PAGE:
The Good, The Bad, and The Ugly of Seattle Mayor Dropping Out Over Sex Abuse Scandal

Amidst pressure from a swiftly escalating, decades-old sex abuse scandal, Seattle Mayor Ed Murray announced Tuesday that he was withdrawing his candidacy for re-election.


As I wrote here previously, the sex abuse charges from first one, then three, then four men who allege Murray gave them money in exchange for sex acts when each alleged victim was a minor (and in Murray’s custody where he was a counselor at a group home in the 1980’s) did not look good.

Murray has not stepped down as mayor, but the sex abuse scandal proved more than was manageable for re-election.

Let me just say that as a conservative with libertarian tendancies, there is almost nothing politically that I like about Mayor Murray, and Seattle will simply elect another progressive, near-Socialist anyway. So, while I think Mayor Murray not seeking re-election is a wise move, there is a good, bad and ugly aspect to his stepping aside.

The Good

Many, myself included, wondered if identity politics would prove politically surmountable when the politician in question was an openly gay, married man. Particularly one who espouses all the politically correct, social justice warrior, progressive tripe Seattleites love to hear.

As I wrote previously, the Seattle magazine The Stranger initially decided to go with the angle of attacking the law firm co-founder, Jack Connelly (a Democrat), representing the plaintiff. Even though Connelly wasn’t involved in the case and the lead attorney, Lincoln Beauregard, was notably supportive of the LGBT agenda.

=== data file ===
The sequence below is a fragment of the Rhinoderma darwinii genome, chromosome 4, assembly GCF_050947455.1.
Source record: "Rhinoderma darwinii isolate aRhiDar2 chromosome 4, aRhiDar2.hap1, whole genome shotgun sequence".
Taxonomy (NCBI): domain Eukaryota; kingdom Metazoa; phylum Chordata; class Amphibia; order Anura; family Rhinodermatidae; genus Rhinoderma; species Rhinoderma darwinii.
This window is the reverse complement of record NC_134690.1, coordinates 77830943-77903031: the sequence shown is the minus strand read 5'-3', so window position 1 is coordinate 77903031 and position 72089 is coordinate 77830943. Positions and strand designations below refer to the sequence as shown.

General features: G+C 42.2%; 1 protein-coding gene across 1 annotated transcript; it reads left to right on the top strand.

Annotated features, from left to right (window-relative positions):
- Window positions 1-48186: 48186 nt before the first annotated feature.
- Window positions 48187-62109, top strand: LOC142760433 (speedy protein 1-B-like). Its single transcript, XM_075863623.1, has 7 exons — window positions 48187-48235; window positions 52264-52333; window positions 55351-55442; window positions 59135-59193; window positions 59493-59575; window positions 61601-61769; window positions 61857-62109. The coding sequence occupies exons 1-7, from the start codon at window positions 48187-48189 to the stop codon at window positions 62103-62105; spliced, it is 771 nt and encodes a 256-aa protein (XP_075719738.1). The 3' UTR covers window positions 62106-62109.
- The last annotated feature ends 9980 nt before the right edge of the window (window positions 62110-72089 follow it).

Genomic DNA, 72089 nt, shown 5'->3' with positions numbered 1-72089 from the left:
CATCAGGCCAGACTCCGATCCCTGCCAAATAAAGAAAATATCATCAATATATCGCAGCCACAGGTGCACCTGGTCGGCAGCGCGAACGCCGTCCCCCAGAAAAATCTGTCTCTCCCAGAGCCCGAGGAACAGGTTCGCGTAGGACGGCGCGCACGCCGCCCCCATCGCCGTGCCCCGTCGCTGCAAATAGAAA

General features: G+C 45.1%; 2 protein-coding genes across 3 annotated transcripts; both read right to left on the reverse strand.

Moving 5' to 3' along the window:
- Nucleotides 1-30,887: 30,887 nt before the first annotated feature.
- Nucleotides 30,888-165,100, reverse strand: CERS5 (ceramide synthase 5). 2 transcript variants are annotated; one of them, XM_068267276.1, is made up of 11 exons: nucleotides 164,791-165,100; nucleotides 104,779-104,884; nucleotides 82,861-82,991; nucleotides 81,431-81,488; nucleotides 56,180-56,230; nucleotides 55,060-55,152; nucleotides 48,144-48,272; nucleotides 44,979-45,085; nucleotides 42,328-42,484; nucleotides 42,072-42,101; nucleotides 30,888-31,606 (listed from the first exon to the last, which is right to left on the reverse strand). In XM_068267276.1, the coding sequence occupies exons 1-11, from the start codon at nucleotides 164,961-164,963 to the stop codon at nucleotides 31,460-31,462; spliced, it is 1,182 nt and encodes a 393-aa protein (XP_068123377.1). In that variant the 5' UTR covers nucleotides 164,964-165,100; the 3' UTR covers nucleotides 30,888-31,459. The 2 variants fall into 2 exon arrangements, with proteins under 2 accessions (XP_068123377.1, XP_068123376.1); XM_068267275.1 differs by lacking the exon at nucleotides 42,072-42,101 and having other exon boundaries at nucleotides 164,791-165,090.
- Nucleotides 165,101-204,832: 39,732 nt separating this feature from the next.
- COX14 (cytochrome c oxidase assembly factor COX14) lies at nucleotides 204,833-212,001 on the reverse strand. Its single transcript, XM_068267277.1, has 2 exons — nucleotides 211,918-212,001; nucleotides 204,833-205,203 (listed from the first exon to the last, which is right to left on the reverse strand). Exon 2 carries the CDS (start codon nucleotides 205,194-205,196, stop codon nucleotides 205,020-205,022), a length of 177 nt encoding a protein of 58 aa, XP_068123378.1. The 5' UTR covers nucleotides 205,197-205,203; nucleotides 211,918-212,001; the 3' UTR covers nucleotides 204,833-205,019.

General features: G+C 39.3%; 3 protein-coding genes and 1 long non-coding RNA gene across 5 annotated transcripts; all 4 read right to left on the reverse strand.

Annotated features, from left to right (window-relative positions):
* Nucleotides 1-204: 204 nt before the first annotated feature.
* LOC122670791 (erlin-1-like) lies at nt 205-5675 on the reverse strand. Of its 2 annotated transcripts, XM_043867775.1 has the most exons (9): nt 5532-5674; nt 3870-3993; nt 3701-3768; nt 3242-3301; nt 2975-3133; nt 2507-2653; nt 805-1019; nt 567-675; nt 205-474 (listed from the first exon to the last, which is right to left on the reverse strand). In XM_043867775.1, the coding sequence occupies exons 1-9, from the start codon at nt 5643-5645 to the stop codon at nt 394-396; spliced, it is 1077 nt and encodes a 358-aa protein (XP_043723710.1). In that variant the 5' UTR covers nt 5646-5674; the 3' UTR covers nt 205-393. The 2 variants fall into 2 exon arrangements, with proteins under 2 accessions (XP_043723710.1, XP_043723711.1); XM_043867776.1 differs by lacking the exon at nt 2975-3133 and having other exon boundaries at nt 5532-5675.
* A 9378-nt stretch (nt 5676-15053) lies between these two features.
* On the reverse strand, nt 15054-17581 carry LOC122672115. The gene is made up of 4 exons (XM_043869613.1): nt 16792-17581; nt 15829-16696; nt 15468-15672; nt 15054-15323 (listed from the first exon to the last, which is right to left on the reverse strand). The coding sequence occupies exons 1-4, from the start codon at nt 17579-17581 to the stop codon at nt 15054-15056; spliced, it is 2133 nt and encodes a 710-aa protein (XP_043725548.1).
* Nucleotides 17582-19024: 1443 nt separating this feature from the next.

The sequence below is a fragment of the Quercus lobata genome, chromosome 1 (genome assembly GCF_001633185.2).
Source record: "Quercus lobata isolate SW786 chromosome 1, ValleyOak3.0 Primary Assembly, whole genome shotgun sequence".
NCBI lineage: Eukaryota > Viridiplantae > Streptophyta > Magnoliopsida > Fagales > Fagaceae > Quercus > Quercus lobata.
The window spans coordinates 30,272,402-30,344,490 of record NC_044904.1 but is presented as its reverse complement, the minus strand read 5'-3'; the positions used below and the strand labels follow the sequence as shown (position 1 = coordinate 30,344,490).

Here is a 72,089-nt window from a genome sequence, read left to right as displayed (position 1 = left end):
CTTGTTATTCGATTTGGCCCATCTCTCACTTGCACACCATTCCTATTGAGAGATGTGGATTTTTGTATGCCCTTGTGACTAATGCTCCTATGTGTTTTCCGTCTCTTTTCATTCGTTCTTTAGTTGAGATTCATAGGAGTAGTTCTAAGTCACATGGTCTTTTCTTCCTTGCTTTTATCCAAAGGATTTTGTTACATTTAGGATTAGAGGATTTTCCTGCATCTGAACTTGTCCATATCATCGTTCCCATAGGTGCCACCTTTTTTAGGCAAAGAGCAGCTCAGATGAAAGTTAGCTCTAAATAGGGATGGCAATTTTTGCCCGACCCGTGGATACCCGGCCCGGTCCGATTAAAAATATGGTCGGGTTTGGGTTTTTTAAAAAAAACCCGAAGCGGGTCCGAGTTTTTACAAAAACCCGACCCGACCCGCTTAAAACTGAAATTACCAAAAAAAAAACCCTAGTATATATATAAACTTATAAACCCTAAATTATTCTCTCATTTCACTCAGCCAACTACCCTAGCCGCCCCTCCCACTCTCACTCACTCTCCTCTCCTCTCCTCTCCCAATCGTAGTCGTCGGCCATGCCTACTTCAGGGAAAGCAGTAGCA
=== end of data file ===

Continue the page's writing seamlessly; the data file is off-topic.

Beauregard said of the case and the mayor early on, “I hope that another gay mayor, who doesn’t molest children, gets elected. And our client is full on gay.”

Identity politics took a hit here. Hillary Clinton’s postulation that every sexual assault victim deserves to be believed was clearly applied regardless of sexual preference or fairness…or legality. Which brings us to the bad.

The Bad

So, Ed Murray hasn’t actually been convicted of anything.

He has four accusers with sad family histories and admitted drug use at the time of the alleged sexual assault. It is a big, big, BIG problem that public figures are tried in the media long before a case ever sees a courtroom.

Whether or not you think Ed Murray is guilty, his career as a politician is likely over, if not severely set back.

If you’re an openly gay progressive or a conservative Christian, your life and career should not be up for destruction simply because you’ve been accused of something.

Our justice system — not the media and public opinion privy to precious little facts — is supposed to be the arbiter of guilt or innocence. Exulting in Murray’s demise is unbecoming of anyone who believes in “innocent until proven guilty.”

Whether Ed Murray is or was a sex abuser of underage children in his custody is for the courts to determine. Which brings us to the final point.


The Ugly

The LGBT community has spent decades attempting to show the average American they aren’t sexual predators. That they aren’t molesters or pedophiles. I honestly believe that’s true for the most part — which is exactly what I’d say about the majority straight community.

The ugly truth is that Ed Murray is the most high-profile, openly gay man in public office since Congressman Barney Frank. This scandal is exactly what the gay community does not need. Forevermore, Seattle Mayor Ed Murray will be an easily pointed to example of every stigma the LGBT community has been fighting against.

Ed Murray needed to step aside because ultimately, and thankfully, sexual assault of any logical plausibility still seems to matter to Americans no matter your sexual preference. At the same time, everyone should be put on notice that, like Hillary’s tweet implied, accusers are given extraordinary deference.


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